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The Victorian Liberal Party’s state council has, ahead of this year’s election, endorsed the ‘Nordic model’ to transform sex work laws, but European experiences suggest it can have devastating consequences for workers. By Kate Iselin.

Liberal Party endorses ‘Nordic model’

Sex workers in Paris demonstrate last month for a repeal of “Nordic model” laws.
Credit: CHRISTOPHE ARCHAMBAULT / AFP

When Milan Stamenkovic opened his business 20 years ago, he saw a gap in the market. Not just because he felt he could use his decades of experience in the corporate world to bring a fresh and professional perspective to a new industry, but because up until that point, there were almost no businesses of the same kind operating legally within Victoria. “We wanted to fulfil what I call the ‘success triangle’,” he says. “If we have really good employees, we’ll have really good service providers, and because of that we’ll attract really good clients. We simply ran the business as a business, and from maybe the tenth day of operation onwards, we just kept growing and growing.”

Milan is the owner of The Boardroom, a legal brothel located just outside Melbourne’s central business district. About the same time as he was seeking a change from his prior work in the corporate world, the state of Victoria made legal the operating of brothels and escort agencies with the Sex Work Act of 1994. Milan jumped at the chance to enter the industry.

“The Boardroom generally attracts respectful clients,” he says. “From the moment they walk in they realise it’s a good-looking, professional environment. It’s not a bar, it’s not a place for rowdiness – although it’s certainly a place for sensuality and fun – and their behaviour and attitudes are influenced by that environment.”

He’s right. The Boardroom really is a nice-looking place. I know, because I used to work there. I was a service provider at The Boardroom for almost two years, and more recently, when Milan saw my name pop up in the byline of some news articles about sex work, he called me and asked me to do some copywriting for him. When the Victorian Liberal Party state council recently moved to endorse the “Nordic model” of sex work legislation, as a way to combat illegal brothels operating in Victoria, Milan was one of the first people I thought to speak to.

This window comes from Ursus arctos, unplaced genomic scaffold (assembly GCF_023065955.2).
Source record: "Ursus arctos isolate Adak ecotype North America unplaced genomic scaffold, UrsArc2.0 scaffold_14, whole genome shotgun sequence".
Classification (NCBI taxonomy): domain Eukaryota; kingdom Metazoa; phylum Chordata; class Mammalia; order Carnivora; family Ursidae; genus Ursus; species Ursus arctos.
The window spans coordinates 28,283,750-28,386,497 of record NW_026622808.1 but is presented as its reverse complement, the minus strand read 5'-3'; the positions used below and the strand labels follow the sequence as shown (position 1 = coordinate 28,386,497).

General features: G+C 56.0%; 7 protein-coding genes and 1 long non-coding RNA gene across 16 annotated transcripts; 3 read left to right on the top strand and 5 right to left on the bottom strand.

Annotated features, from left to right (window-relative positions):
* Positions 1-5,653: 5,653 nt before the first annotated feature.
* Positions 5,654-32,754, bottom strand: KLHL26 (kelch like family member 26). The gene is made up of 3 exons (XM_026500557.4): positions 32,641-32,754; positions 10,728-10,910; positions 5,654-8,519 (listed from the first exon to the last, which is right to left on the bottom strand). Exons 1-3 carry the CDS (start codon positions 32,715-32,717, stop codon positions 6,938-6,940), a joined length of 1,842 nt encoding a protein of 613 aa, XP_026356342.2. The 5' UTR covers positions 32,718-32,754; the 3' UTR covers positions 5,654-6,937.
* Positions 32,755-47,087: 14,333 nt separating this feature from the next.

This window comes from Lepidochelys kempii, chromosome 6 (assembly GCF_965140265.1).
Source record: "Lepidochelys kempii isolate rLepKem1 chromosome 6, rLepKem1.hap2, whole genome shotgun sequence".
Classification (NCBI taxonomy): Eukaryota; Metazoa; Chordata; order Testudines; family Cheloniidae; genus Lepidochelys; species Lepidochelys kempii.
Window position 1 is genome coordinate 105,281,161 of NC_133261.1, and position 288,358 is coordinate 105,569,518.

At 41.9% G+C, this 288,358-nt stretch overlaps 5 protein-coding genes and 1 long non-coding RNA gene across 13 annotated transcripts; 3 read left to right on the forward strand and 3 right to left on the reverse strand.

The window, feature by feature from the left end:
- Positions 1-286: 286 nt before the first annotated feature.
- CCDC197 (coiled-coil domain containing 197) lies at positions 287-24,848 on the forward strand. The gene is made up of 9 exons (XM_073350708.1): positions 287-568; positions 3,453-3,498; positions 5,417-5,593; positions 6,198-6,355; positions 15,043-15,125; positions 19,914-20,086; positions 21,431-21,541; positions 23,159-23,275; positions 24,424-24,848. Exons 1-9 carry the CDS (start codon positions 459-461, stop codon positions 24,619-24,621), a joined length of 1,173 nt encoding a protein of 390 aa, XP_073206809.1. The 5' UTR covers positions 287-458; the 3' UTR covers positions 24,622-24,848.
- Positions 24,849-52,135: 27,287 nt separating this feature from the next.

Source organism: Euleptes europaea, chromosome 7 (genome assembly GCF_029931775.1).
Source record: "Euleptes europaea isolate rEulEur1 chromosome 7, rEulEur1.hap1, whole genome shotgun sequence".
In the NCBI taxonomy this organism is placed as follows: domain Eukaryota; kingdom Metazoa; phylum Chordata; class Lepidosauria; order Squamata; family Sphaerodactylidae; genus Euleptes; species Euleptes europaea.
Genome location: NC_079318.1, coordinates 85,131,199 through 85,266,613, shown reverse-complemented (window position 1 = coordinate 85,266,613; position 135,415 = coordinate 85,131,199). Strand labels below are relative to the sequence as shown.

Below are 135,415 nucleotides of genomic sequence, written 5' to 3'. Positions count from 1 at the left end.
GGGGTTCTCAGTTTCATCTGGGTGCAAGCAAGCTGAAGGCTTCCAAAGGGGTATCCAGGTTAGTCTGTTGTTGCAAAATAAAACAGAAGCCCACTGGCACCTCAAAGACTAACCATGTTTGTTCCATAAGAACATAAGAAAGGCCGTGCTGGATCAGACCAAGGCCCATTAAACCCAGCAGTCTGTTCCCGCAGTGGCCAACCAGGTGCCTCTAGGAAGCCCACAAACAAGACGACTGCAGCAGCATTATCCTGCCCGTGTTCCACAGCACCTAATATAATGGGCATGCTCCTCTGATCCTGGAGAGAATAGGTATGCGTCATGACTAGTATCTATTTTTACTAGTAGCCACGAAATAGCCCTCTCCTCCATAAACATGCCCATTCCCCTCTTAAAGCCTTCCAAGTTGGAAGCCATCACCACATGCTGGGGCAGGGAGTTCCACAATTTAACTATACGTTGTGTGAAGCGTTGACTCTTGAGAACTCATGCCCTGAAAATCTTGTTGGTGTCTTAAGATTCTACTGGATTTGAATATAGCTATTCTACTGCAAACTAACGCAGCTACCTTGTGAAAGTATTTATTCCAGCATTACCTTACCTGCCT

The Nordic model – so named because it has been implemented in countries such as Sweden, Norway and Iceland, as well as Northern Ireland and France – has been alternately hailed as the solution to sex trafficking and sexual exploitation and condemned for driving the sex industry underground and forcing its workers away from the protection of law enforcement. Under the Nordic model, the illegality of sex work is directed to the consumer rather than the provider. It is not illegal to be an individual sex worker; it’s against the law to engage the services of a sex worker, regardless of how well meaning the client or empowered the worker. It’s also illegal to operate a brothel or an escort service.

Over email, I spoke to shadow minister for consumer affairs Heidi Victoria, who correctly pointed out that resolutions of state council are not binding on the parliamentary Liberal Party. But still, as a sex worker, even the thought of my home state operating under the Nordic model is something that brings up feelings of anger and terror. Anger at the way it makes me feel to be referred to as a prostituted woman rather than simply an adult who made a choice to do sex work, and terror for the friends I’ve worked alongside, who would be losing their jobs and income under the model.

My decision to enter the industry was mine and mine alone, and while I’ve certainly had to follow some workplace rules while at The Boardroom and other brothels – arrive on time, keep the space neat and clean, no alcohol or drugs allowed on shift – I’ve never been made to do anything I didn’t want to do. The world envisioned by proponents of the Nordic model feels far too close to Gilead of The Handmaid’s Tale: slatternly girls forced to reform and taken into the bosom of women who simply Know Better.